-not all VPN connections work at present, but the OS is frequently updated and this should be solved some time this year.

The reality is, as I said above, most of us are increasingly spending our computing time in the browser and in the cloud, and the cases above are becoming niche cases, or instances of consumer allegiance to one cloud over another (e.g. do we want to park our data with Apple and buy in to its iTunes dependency model, or do we want to park our data with Google and rely on its cloud services?). For now, the Chromebox/Chromebook is a perfect computer for the following cases:

-anything you do in the cloud and all your browsing, including webmail and cloud-based productivity apps, as well as streaming video including Netflix.
-people in your life (parents, kids, grandparents...) who spend all or almost all their computer time in the browser, and who you want to have a secure, worry-free browsing experience, with minimal tech support hassles for yourself.

Some details on the security. ChromeOS's read-only firmware cryptographically verifies the integrity of the OS at boot time. The underlying Linux kernel has been hardened to reduce its attack surface. Users cannot install binaries on the system. Each user's data is encrypted separately. And the browser runs with a few layers of sandboxing (including seccomp-bpf, which is unique to Chrome on Linux). That already makes it a very secure system, although taking the time to turn off javascript by default and whitelist your preferred sites will make it even more secure.
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10 of 10 people found the following review helpful
We've been running the Chrome Browser on our old family PC for several years. When that machine finally died, we decided to try the Chrombox as a replacement. Our kids use Google accounts through school, so having and easy way to switch accounts was great.

I hate dealing with software updates & virus issues, especially on the computer the kids use for schoolwork. If Chromebox deal with that junk, I'm glad to abandon Windows.

Everything has worked as promised. The only hassle was the getting the right chord for the monitor (as mentioned in other reviews.) Be sure to buy one from Amazon because they are not available in normal retail stores.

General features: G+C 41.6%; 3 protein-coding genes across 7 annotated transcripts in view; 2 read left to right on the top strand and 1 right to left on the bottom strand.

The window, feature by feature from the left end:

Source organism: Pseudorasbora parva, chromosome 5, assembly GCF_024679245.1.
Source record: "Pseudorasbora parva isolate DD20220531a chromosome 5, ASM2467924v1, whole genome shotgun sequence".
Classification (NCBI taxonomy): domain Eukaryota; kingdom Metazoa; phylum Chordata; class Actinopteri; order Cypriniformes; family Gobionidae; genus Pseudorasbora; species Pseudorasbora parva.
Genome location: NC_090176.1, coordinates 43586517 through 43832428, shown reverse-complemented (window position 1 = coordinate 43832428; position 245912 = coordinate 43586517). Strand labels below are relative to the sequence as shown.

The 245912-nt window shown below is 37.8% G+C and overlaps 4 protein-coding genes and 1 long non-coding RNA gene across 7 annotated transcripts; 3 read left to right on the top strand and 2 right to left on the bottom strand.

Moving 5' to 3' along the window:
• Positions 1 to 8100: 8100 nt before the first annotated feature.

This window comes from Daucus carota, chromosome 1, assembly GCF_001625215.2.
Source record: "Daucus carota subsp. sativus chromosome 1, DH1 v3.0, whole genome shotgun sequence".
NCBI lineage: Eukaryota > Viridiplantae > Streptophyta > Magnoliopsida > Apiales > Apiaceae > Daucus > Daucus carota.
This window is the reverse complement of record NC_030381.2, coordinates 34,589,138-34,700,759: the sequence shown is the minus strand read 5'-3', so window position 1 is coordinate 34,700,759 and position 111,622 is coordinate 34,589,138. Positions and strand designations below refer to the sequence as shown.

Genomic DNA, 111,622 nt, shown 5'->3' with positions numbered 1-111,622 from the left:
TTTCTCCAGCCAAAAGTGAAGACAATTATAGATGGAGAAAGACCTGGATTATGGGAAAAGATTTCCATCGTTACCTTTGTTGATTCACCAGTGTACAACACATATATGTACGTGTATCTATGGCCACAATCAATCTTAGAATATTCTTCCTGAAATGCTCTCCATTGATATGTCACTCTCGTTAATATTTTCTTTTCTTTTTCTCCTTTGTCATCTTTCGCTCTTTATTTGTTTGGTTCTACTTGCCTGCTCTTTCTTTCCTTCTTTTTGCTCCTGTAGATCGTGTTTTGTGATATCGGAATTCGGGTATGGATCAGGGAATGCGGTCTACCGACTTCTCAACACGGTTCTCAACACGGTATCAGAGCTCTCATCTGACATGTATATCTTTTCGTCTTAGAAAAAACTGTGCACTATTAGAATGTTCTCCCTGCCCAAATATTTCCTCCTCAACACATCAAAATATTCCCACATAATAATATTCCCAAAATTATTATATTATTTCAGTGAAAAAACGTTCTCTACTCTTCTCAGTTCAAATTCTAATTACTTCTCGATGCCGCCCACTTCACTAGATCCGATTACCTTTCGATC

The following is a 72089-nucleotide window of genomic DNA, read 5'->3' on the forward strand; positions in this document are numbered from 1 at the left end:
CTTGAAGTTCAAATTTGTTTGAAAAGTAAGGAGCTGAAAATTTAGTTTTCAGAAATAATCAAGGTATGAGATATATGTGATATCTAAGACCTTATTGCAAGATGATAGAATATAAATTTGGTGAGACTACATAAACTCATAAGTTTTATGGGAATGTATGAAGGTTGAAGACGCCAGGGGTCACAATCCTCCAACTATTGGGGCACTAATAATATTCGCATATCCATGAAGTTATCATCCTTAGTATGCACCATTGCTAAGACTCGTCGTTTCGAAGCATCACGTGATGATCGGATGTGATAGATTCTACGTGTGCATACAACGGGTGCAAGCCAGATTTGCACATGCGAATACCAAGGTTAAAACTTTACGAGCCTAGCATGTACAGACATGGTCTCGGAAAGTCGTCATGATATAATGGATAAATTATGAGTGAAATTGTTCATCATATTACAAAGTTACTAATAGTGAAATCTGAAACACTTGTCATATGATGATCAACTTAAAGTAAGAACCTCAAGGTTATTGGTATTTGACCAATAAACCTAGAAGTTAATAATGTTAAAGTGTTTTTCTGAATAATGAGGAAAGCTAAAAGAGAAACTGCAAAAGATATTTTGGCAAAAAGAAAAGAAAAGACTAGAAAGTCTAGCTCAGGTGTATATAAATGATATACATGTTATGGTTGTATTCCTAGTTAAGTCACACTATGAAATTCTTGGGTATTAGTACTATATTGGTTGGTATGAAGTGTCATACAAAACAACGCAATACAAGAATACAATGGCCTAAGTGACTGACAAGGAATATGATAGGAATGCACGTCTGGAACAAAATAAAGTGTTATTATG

Just ordered a second Chromebox for my work machine. The only limitations for me will be video editing, PC games through Steam, and some FTP functions. We'll keep my high end laptop handy for those, but for daily use the Chromebox has been great.
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22 of 26 people found the following review helpful
on June 15, 2012
I have the beefier chrome box with the i5 cores. It is exceptionally fast in every way, and the simple but functional interface is near perfect. Boot time is nearly instant. I prefer this machine to my Mac desktop, which I'm phasing out because I prefer this machine and the chrome world.

The display looks great on a real desktop monitor.

Three complaints:
1. It has a fan. Usually off, but is annoyingly harsh and loud when it kicks on. It's not terrible, but could have been better engineered. My Mac is louder though. Still, for something so simple, why does it make noise? Ugh.

2. Good grief: $500 and it seems one can not use ANY USB sound devices with those 6 USB ports. No USB headsets for Google voice, no plugging into my DAC for Google play music. It's my understanding that in many cases, special per device drivers aren't necessary, just standard USB generic classes would typically work here. Google, you shipped this?????? Good news is the fix is committed and coming in dev channel, which means a few months until stable. But this is just so lame.

3. It gets worse. SD card reader support is hit or miss and undocumented. There is no card reader built in so while USB thumbs drives have so far worked fine for me, if you have an SD card from (say) your camera, you may need to struggle to find a reader that works to get your pictures into (say) Google Plus albums. A "Dynex" branded reader did not work for me but a "Lexar" branded reader did work. Did I mention 6 USB ports? For what, air vents? Presumably/hopefully better support for USB card readers is something Google will focus on too now that they are shipping Chrome OS devices that don't have a built in card reader. At the very least, documentation that is easy to find and that clearly indicates supported readers would help.

I love this thing. Make no mistake. Sooooo much better than Android and even my recent Mac. But Google chaos apparently leads to shipping out the door a situation like this and I think a bit of a tongue lashing is called for. Sure, 5 stars for what they are up to here. But good grief Google, if last years graduating class can't ship a coherent effort or you can't manage to manage people enough to ship a coherent product, for $500, then how long do you expect us to stay fans of your products? It's like someone pushed the chromebox out the door before the software people were quite ready. Even all the hardware isn't ready; the custom keyboard advertised in the optional pack isn't available yet, and for some bizarre and unexplained reason, an uncounted number of us were able to purchase what I purchased- the $500 i5 Samsung model, which quickly became unavailable after being sold through Tiger Direct, only to reappear, then disappear again. Not only that, I bought my chromebox straight off the web one week before the product was announced in the press. (Found it available because for some time I have regularly been googling chromebox.) Six weeks later, Google gave the 2012 Google I/O attendees i5 chromeboxes. In any case, go-to-market tricks and testing possibilities aside, it appears this is a new product launch that is a long way from smoothly executed.